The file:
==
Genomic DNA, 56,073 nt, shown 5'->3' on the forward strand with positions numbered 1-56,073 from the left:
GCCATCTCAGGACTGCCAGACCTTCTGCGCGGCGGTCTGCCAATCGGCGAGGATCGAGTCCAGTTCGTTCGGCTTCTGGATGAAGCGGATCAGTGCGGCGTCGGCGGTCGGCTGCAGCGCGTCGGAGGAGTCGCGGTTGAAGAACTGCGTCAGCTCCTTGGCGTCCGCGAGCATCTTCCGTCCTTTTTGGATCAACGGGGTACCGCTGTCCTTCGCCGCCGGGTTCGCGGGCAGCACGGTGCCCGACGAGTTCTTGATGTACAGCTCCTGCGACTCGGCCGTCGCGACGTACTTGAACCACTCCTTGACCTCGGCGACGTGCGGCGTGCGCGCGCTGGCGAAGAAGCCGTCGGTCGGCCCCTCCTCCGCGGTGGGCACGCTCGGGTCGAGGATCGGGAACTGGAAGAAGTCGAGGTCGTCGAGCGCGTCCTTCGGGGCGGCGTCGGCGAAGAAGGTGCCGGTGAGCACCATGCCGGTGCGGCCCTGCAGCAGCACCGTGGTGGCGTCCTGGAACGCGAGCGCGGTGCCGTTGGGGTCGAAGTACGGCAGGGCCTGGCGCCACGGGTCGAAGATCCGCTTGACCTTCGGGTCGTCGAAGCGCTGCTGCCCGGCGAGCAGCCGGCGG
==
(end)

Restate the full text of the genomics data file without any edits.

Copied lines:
Genomic DNA, 56,073 nt, shown 5'->3' on the forward strand with positions numbered 1-56,073 from the left:
GCCATCTCAGGACTGCCAGACCTTCTGCGCGGCGGTCTGCCAATCGGCGAGGATCGAGTCCAGTTCGTTCGGCTTCTGGATGAAGCGGATCAGTGCGGCGTCGGCGGTCGGCTGCAGCGCGTCGGAGGAGTCGCGGTTGAAGAACTGCGTCAGCTCCTTGGCGTCCGCGAGCATCTTCCGTCCTTTTTGGATCAACGGGGTACCGCTGTCCTTCGCCGCCGGGTTCGCGGGCAGCACGGTGCCCGACGAGTTCTTGATGTACAGCTCCTGCGACTCGGCCGTCGCGACGTACTTGAACCACTCCTTGACCTCGGCGACGTGCGGCGTGCGCGCGCTGGCGAAGAAGCCGTCGGTCGGCCCCTCCTCCGCGGTGGGCACGCTCGGGTCGAGGATCGGGAACTGGAAGAAGTCGAGGTCGTCGAGCGCGTCCTTCGGGGCGGCGTCGGCGAAGAAGGTGCCGGTGAGCACCATGCCGGTGCGGCCCTGCAGCAGCACCGTGGTGGCGTCCTGGAACGCGAGCGCGGTGCCGTTGGGGTCGAAGTACGGCAGGGCCTGGCGCCACGGGTCGAAGATCCGCTTGACCTTCGGGTCGTCGAAGCGCTGCTGCCCGGCGAGCAGCCGGCGG